that the U.S. was an unquestioned military colossus athwart the
world, which no power or people could effectively oppose, was
hubristic nonsense certain to get the country into deep trouble -- as
it did -- and bring the U.S. Army to the point of collapse, as
happened in Vietnam and may well happen again in Iraq (and Afghanistan).

Instead of behaving in a professional manner, our military invaded
Iraq with far too small a force; failed to respond adequately when
parts of the Iraqi Army (and Baathist Party) went underground;
tolerated an orgy of looting and lawlessness throughout the country;
disobeyed orders and ignored international obligations (including the
obligation of an occupying power to protect the facilities and
treasures of the occupied country -- especially, in this case,
Baghdad's National Museum and other archaeological sites of untold
historic value); and incompetently fanned the flames of an insurgency
against our occupation, committing numerous atrocities against
unarmed Iraqi civilians.

According to Andrew Bacevich, "Next to nothing can be done to salvage
Iraq. It no longer lies within the capacity of the United States to
determine the outcome of events there." Our former ambassador to
Saudi Arabia, Chas W. Freeman, says of President Bush's recent
"surge" strategy in Baghdad and al-Anbar Province: "The reinforcement
of failure is a poor substitute for its correction."

Symbolically, a certain sign of the disaster to come in Iraq arrived
via an April 26th posting from the courageous but anonymous Sunni
woman who has, since August 2003, published the indispensable blog
Baghdad Burning. Her family, she reported, was finally giving up and
going into exile -- joining up to two million of her compatriots who
have left the country. In her final dispatch, she wrote:

"There are moments when the injustice of having to leave your country
simply because an imbecile got it into his head to invade it, is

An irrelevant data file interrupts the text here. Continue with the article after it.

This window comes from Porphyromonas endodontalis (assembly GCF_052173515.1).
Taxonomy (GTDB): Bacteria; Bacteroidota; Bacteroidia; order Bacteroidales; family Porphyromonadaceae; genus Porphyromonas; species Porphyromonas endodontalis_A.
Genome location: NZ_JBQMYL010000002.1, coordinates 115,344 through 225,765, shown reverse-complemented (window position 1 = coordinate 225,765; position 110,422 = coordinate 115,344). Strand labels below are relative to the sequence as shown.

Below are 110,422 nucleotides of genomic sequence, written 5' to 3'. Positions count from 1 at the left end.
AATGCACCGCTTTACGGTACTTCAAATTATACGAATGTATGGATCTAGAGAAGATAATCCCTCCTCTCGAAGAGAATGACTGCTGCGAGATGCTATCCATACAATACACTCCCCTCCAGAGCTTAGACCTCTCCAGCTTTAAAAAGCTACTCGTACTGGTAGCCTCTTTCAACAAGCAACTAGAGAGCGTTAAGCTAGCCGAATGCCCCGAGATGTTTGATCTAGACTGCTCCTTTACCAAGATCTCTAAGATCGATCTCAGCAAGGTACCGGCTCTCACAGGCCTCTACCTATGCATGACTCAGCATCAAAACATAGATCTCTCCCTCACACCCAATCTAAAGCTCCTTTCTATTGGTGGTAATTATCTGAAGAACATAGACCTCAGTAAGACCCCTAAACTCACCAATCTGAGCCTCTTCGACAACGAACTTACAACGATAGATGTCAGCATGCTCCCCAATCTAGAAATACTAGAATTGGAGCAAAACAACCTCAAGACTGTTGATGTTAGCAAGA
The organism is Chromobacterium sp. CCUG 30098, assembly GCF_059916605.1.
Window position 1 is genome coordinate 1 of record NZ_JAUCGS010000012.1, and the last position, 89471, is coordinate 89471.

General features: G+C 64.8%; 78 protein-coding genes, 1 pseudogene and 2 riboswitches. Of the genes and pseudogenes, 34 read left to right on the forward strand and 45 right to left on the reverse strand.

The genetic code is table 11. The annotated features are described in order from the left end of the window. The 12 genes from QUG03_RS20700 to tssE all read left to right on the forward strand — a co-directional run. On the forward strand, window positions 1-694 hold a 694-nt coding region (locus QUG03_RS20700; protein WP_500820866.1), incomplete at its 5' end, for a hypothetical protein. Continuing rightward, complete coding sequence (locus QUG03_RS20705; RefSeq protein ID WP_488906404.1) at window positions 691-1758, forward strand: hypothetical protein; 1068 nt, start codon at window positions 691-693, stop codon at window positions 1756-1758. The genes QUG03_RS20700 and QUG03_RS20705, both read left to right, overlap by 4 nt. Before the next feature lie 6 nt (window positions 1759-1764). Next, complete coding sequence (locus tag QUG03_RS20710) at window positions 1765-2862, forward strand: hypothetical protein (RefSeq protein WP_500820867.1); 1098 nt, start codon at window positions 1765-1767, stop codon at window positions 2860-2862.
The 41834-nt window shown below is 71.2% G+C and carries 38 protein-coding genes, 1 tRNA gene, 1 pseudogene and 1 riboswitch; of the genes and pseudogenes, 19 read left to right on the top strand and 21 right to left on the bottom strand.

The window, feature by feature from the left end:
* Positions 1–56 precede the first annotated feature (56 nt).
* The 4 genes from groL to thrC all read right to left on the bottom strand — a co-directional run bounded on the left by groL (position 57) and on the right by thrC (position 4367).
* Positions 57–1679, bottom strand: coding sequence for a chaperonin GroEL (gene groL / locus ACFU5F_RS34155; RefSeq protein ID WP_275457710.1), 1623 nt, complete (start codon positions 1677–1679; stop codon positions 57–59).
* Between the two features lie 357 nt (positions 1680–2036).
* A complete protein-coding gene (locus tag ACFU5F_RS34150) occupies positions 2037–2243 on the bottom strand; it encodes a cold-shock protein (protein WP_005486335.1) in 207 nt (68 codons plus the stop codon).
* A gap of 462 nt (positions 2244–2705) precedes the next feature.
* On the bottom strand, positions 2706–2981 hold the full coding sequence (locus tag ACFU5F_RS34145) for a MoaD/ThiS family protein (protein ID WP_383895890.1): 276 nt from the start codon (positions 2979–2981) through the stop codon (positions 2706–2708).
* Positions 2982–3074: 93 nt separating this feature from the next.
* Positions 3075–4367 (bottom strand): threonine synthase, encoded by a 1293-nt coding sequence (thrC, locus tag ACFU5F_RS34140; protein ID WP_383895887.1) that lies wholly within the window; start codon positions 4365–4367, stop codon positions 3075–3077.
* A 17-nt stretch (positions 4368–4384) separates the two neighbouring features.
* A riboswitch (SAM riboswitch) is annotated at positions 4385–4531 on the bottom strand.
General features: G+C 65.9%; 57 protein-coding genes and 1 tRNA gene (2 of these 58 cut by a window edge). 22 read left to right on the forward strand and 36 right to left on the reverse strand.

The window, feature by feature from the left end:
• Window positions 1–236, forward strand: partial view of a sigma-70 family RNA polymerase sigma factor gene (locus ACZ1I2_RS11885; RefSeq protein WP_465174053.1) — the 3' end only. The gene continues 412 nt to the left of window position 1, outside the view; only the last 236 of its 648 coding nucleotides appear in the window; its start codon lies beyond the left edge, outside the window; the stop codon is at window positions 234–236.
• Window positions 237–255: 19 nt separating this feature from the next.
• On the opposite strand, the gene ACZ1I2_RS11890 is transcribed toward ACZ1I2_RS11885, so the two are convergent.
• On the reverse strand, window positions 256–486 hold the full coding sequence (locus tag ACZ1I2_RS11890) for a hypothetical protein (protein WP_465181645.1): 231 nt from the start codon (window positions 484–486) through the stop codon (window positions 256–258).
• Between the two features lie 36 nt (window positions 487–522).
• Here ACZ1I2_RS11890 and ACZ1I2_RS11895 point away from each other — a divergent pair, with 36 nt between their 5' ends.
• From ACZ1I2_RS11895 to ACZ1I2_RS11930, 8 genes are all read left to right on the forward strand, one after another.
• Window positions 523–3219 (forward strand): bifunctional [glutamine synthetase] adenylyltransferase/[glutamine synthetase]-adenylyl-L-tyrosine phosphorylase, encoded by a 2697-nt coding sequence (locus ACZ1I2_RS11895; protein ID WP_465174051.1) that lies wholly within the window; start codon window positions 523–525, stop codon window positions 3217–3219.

overwhelming. It is unfair that in order to survive and live
normally, we have to leave our home and what remains of family and
friends.... And to what?"

Retired General Barry McCaffrey, commander of the 24th Infantry
Division in the first Iraq war and a consistent cheerleader for Bush
strategies in the second, recently radically changed his tune. He now
says, "No Iraqi government official, coalition soldier, diplomat,
reporter, foreign NGO, nor contractor can walk the streets of
Baghdad, nor Mosul, nor Kirkuk, nor Basra, nor Tikrit, nor Najaf, nor
Ramadi, without heavily armed protection." In a different context,
Gen. McCaffrey has concluded: "The U.S. Army is rapidly unraveling."

Even military failure in Iraq is still being spun into an endless web
of lies and distortions by the White House, the Pentagon, military
pundits, and the now-routine reporting of propagandists disguised as
journalists. For example, in the first months of 2007, rising car-
bomb attacks in Baghdad were making a mockery of Bush administration
and Pentagon claims that the U.S. troop escalation in the capital had
brought about "a dramatic drop in sectarian violence." The official
response to this problem: the Pentagon simply quit including deaths
from car bombings in its count of sectarian casualties. (It has never
attempted to report civilian casualties publicly or accurately.)
Since August 2003, there have been over 1,050 car bombings in Iraq.
One study estimates that through June 2006 the death toll from these
alone has been a staggering 78,000 Iraqis.

The war and occupation George W. Bush unleashed in Iraq has proved
unimaginably lethal for unarmed civilians, but reporting the true
levels of lethality in Iraq, or the nature of the direct American
role in it was, for a long time, virtually taboo in the U.S. media.
As late as October 2006, the journal of the British Medical
Association, The Lancet, published a study conducted by researchers
from Johns Hopkins University in Baltimore and al-Mustansiriya
University in Baghdad estimating that, since March 2003, there were
some 601,027 more Iraqi deaths from violence than would have been
expected without a war. The British and American governments at first
dismissed the findings, claiming the research was based on faulty
statistical methods -- and the American media ignored the study,
played down its importance, or dismissed its figures.

On March 27, 2007, however, it was revealed that the chief scientific
adviser to the British Ministry of Defense, Roy Anderson, had offered
a more honest response. The methods used in the study were, he wrote,
"close to best practice." Another British official described them as
"a tried and tested way of measuring mortality in conflict zones."
Over 600,000 violent deaths in a population estimated in 2006 at 26.8